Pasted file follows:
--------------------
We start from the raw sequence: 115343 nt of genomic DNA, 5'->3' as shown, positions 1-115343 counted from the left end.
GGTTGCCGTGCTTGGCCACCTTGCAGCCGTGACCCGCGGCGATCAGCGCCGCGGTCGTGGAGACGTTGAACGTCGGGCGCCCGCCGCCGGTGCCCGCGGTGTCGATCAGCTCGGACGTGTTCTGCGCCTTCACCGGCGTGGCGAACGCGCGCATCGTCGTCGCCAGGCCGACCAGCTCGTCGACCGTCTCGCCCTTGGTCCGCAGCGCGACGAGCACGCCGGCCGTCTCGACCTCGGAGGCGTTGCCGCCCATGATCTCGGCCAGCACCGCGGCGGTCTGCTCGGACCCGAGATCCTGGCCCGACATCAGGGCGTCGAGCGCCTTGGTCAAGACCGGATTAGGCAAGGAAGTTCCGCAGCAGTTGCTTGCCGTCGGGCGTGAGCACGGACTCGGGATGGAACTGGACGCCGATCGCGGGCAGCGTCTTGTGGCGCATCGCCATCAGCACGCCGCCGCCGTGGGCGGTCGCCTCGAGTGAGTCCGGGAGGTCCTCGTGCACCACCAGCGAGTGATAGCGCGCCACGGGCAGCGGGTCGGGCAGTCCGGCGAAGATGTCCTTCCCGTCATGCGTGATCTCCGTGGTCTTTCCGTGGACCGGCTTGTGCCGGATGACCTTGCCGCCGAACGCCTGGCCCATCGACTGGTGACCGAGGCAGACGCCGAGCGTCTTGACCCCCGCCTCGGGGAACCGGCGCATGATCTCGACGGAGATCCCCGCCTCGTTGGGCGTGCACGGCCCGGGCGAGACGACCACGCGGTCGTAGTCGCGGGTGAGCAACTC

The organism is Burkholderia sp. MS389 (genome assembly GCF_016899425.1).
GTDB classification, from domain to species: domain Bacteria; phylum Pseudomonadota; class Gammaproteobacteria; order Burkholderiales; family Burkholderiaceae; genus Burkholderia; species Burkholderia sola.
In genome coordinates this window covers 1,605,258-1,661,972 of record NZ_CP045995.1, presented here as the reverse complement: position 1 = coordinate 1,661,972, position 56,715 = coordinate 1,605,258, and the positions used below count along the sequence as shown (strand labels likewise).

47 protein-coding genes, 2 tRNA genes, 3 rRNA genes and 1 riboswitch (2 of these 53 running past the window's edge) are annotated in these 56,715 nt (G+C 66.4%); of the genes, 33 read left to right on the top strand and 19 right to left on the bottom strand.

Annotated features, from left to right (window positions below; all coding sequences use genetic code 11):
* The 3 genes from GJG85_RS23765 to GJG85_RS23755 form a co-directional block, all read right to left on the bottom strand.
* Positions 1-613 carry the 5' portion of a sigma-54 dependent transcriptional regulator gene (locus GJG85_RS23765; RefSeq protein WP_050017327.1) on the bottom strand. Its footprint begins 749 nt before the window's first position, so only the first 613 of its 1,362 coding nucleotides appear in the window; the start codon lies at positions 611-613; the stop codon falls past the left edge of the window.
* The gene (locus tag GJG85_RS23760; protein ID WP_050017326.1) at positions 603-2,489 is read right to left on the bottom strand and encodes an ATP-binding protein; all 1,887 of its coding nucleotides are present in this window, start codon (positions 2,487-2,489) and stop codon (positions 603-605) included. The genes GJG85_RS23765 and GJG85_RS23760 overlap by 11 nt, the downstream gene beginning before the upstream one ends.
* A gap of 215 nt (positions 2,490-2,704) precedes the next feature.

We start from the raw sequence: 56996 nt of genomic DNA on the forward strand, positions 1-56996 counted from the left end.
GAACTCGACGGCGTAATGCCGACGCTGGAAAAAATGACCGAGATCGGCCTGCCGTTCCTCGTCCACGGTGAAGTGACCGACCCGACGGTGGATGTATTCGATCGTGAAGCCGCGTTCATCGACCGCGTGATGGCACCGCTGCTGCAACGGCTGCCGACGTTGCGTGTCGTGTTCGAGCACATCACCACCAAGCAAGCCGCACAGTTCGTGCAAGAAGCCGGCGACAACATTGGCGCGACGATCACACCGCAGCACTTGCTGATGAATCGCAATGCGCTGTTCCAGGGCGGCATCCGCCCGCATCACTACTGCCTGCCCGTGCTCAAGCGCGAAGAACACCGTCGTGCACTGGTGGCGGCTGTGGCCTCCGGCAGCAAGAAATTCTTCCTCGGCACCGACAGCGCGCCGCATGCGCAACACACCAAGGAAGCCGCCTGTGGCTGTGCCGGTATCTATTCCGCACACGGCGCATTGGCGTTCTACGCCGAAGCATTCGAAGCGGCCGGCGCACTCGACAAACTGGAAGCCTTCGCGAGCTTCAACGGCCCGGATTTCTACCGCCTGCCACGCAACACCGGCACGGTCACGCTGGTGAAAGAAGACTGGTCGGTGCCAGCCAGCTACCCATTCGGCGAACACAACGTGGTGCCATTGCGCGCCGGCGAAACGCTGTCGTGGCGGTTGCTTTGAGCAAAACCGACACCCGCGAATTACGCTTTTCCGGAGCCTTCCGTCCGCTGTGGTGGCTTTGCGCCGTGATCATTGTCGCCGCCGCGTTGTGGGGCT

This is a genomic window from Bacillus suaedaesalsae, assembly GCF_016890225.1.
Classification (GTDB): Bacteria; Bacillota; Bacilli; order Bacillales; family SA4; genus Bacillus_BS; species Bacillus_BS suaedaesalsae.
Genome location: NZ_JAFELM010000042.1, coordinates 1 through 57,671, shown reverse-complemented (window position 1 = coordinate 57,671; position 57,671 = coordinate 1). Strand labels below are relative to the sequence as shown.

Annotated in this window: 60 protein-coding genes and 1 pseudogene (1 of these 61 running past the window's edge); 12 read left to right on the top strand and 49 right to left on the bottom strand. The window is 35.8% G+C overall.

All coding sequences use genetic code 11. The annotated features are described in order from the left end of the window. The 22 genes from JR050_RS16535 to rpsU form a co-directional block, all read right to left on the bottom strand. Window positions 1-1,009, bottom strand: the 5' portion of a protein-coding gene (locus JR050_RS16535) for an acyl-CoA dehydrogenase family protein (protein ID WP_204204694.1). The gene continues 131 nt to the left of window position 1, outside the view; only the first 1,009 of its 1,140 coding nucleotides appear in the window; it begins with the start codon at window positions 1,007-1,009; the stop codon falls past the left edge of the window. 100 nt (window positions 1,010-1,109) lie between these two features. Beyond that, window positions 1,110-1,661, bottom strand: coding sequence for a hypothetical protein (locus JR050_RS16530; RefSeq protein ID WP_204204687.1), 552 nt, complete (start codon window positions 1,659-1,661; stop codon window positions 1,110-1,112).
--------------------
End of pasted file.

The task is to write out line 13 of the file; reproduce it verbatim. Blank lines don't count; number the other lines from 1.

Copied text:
GAACTCGACGGCGTAATGCCGACGCTGGAAAAAATGACCGAGATCGGCCTGCCGTTCCTCGTCCACGGTGAAGTGACCGACCCGACGGTGGATGTATTCGATCGTGAAGCCGCGTTCATCGACCGCGTGATGGCACCGCTGCTGCAACGGCTGCCGACGTTGCGTGTCGTGTTCGAGCACATCACCACCAAGCAAGCCGCACAGTTCGTGCAAGAAGCCGGCGACAACATTGGCGCGACGATCACACCGCAGCACTTGCTGATGAATCGCAATGCGCTGTTCCAGGGCGGCATCCGCCCGCATCACTACTGCCTGCCCGTGCTCAAGCGCGAAGAACACCGTCGTGCACTGGTGGCGGCTGTGGCCTCCGGCAGCAAGAAATTCTTCCTCGGCACCGACAGCGCGCCGCATGCGCAACACACCAAGGAAGCCGCCTGTGGCTGTGCCGGTATCTATTCCGCACACGGCGCATTGGCGTTCTACGCCGAAGCATTCGAAGCGGCCGGCGCACTCGACAAACTGGAAGCCTTCGCGAGCTTCAACGGCCCGGATTTCTACCGCCTGCCACGCAACACCGGCACGGTCACGCTGGTGAAAGAAGACTGGTCGGTGCCAGCCAGCTACCCATTCGGCGAACACAACGTGGTGCCATTGCGCGCCGGCGAAACGCTGTCGTGGCGGTTGCTTTGAGCAAAACCGACACCCGCGAATTACGCTTTTCCGGAGCCTTCCGTCCGCTGTGGTGGCTTTGCGCCGTGATCATTGTCGCCGCCGCGTTGTGGGGCT